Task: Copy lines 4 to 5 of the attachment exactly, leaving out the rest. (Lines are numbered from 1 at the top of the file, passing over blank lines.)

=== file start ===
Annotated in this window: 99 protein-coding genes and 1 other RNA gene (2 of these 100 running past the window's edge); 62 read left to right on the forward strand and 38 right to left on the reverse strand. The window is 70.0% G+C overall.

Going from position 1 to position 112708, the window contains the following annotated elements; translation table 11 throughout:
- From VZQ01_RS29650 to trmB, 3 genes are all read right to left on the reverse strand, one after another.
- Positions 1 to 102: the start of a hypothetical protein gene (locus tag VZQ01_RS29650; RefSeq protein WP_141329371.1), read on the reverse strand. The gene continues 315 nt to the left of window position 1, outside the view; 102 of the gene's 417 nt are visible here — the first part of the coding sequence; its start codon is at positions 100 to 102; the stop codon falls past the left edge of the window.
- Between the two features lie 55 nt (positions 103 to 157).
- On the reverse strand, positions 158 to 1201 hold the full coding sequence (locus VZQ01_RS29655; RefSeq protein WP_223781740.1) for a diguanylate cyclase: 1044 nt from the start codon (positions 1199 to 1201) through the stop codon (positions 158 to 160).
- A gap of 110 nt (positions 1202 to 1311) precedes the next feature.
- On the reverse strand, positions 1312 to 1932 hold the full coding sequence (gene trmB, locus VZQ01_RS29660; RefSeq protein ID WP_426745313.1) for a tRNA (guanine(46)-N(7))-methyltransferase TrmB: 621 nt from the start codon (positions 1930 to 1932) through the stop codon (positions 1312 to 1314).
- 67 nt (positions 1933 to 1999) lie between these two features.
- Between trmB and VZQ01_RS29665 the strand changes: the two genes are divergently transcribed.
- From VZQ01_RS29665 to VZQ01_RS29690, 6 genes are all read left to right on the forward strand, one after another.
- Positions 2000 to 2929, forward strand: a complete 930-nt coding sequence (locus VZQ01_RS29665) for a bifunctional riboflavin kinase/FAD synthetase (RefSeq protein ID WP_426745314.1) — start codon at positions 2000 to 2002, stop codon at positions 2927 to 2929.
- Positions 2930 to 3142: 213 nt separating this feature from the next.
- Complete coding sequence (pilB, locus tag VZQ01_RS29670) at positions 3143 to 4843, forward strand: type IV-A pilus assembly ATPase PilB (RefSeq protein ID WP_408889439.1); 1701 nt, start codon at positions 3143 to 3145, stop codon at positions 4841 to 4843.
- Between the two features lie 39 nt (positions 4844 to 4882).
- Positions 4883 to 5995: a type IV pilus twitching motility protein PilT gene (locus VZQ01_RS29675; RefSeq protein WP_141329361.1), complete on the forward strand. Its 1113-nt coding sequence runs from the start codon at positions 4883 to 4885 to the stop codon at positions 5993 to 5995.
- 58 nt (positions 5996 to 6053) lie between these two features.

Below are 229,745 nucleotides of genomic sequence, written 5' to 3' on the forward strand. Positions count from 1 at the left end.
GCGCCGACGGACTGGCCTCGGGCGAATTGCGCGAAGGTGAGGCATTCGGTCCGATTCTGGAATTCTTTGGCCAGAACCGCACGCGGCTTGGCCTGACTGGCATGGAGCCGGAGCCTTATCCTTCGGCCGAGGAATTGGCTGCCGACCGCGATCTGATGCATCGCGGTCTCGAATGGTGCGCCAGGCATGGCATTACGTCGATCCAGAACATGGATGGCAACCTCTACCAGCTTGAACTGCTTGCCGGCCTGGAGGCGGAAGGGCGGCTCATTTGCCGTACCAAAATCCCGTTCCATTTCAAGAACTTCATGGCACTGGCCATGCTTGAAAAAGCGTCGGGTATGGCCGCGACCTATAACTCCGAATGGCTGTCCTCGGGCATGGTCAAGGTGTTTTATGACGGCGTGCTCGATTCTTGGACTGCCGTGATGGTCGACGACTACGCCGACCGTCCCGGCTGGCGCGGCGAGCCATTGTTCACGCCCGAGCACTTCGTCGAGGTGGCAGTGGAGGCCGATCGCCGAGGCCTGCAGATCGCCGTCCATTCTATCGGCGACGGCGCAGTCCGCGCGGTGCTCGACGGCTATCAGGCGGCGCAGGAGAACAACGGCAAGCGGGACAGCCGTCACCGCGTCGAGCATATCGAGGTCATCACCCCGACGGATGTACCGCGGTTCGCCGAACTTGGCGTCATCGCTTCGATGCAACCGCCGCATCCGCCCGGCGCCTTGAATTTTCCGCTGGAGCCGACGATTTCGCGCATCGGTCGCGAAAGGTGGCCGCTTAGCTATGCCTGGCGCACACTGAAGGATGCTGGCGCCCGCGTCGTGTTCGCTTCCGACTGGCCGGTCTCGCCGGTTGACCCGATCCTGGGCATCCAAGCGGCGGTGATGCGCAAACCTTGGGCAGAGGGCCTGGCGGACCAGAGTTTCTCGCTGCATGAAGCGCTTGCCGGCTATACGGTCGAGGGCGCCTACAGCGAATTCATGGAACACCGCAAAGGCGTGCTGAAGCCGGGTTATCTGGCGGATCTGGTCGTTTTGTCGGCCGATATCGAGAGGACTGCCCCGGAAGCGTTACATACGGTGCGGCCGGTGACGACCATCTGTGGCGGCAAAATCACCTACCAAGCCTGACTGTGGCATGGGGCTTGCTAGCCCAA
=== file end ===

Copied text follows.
- Positions 1 to 102: the start of a hypothetical protein gene (locus tag VZQ01_RS29650; RefSeq protein WP_141329371.1), read on the reverse strand. The gene continues 315 nt to the left of window position 1, outside the view; 102 of the gene's 417 nt are visible here — the first part of the coding sequence; its start codon is at positions 100 to 102; the stop codon falls past the left edge of the window.
- Between the two features lie 55 nt (positions 103 to 157).